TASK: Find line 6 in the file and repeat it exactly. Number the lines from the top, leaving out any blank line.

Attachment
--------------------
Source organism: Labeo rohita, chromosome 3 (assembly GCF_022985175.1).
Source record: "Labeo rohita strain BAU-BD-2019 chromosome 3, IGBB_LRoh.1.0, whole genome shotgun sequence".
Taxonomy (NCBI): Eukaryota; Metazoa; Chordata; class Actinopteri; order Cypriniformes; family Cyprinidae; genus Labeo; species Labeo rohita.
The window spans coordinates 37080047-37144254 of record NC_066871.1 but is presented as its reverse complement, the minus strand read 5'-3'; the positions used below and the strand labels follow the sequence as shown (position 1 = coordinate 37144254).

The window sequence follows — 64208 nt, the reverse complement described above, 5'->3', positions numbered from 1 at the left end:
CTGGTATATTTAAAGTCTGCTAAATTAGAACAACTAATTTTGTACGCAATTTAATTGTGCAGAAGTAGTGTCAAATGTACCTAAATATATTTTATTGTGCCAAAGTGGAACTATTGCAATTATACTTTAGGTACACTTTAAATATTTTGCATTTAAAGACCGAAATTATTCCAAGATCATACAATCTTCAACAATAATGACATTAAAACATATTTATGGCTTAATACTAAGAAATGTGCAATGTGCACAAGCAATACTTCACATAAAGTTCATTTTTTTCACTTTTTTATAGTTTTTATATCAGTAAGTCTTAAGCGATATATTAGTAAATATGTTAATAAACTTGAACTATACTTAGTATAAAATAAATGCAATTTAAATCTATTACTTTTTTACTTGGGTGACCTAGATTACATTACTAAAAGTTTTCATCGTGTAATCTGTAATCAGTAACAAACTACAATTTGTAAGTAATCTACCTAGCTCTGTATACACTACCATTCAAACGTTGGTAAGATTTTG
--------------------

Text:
CTGGTATATTTAAAGTCTGCTAAATTAGAACAACTAATTTTGTACGCAATTTAATTGTGCAGAAGTAGTGTCAAATGTACCTAAATATATTTTATTGTGCCAAAGTGGAACTATTGCAATTATACTTTAGGTACACTTTAAATATTTTGCATTTAAAGACCGAAATTATTCCAAGATCATACAATCTTCAACAATAATGACATTAAAACATATTTATGGCTTAATACTAAGAAATGTGCAATGTGCACAAGCAATACTTCACATAAAGTTCATTTTTTTCACTTTTTTATAGTTTTTATATCAGTAAGTCTTAAGCGATATATTAGTAAATATGTTAATAAACTTGAACTATACTTAGTATAAAATAAATGCAATTTAAATCTATTACTTTTTTACTTGGGTGACCTAGATTACATTACTAAAAGTTTTCATCGTGTAATCTGTAATCAGTAACAAACTACAATTTGTAAGTAATCTACCTAGCTCTGTATACACTACCATTCAAACGTTGGTAAGATTTTG